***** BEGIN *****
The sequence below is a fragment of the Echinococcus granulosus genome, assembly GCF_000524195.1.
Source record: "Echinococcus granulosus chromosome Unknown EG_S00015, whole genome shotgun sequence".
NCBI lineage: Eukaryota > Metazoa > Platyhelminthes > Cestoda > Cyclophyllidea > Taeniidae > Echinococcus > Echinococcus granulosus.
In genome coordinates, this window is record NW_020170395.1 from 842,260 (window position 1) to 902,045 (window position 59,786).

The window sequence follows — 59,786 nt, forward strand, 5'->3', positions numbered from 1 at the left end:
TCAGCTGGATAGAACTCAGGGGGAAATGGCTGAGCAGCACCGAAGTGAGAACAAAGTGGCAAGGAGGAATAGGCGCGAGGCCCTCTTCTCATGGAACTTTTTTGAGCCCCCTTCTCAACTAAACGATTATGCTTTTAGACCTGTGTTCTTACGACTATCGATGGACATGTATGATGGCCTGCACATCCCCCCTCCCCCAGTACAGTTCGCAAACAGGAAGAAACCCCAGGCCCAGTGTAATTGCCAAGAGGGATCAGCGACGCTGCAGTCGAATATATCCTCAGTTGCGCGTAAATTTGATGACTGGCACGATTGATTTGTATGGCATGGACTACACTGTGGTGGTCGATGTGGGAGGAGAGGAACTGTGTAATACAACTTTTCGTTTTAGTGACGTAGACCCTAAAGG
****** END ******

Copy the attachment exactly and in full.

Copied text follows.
The sequence below is a fragment of the Echinococcus granulosus genome, assembly GCF_000524195.1.
Source record: "Echinococcus granulosus chromosome Unknown EG_S00015, whole genome shotgun sequence".
NCBI lineage: Eukaryota > Metazoa > Platyhelminthes > Cestoda > Cyclophyllidea > Taeniidae > Echinococcus > Echinococcus granulosus.
In genome coordinates, this window is record NW_020170395.1 from 842,260 (window position 1) to 902,045 (window position 59,786).

The window sequence follows — 59,786 nt, forward strand, 5'->3', positions numbered from 1 at the left end:
TCAGCTGGATAGAACTCAGGGGGAAATGGCTGAGCAGCACCGAAGTGAGAACAAAGTGGCAAGGAGGAATAGGCGCGAGGCCCTCTTCTCATGGAACTTTTTTGAGCCCCCTTCTCAACTAAACGATTATGCTTTTAGACCTGTGTTCTTACGACTATCGATGGACATGTATGATGGCCTGCACATCCCCCCTCCCCCAGTACAGTTCGCAAACAGGAAGAAACCCCAGGCCCAGTGTAATTGCCAAGAGGGATCAGCGACGCTGCAGTCGAATATATCCTCAGTTGCGCGTAAATTTGATGACTGGCACGATTGATTTGTATGGCATGGACTACACTGTGGTGGTCGATGTGGGAGGAGAGGAACTGTGTAATACAACTTTTCGTTTTAGTGACGTAGACCCTAAAGG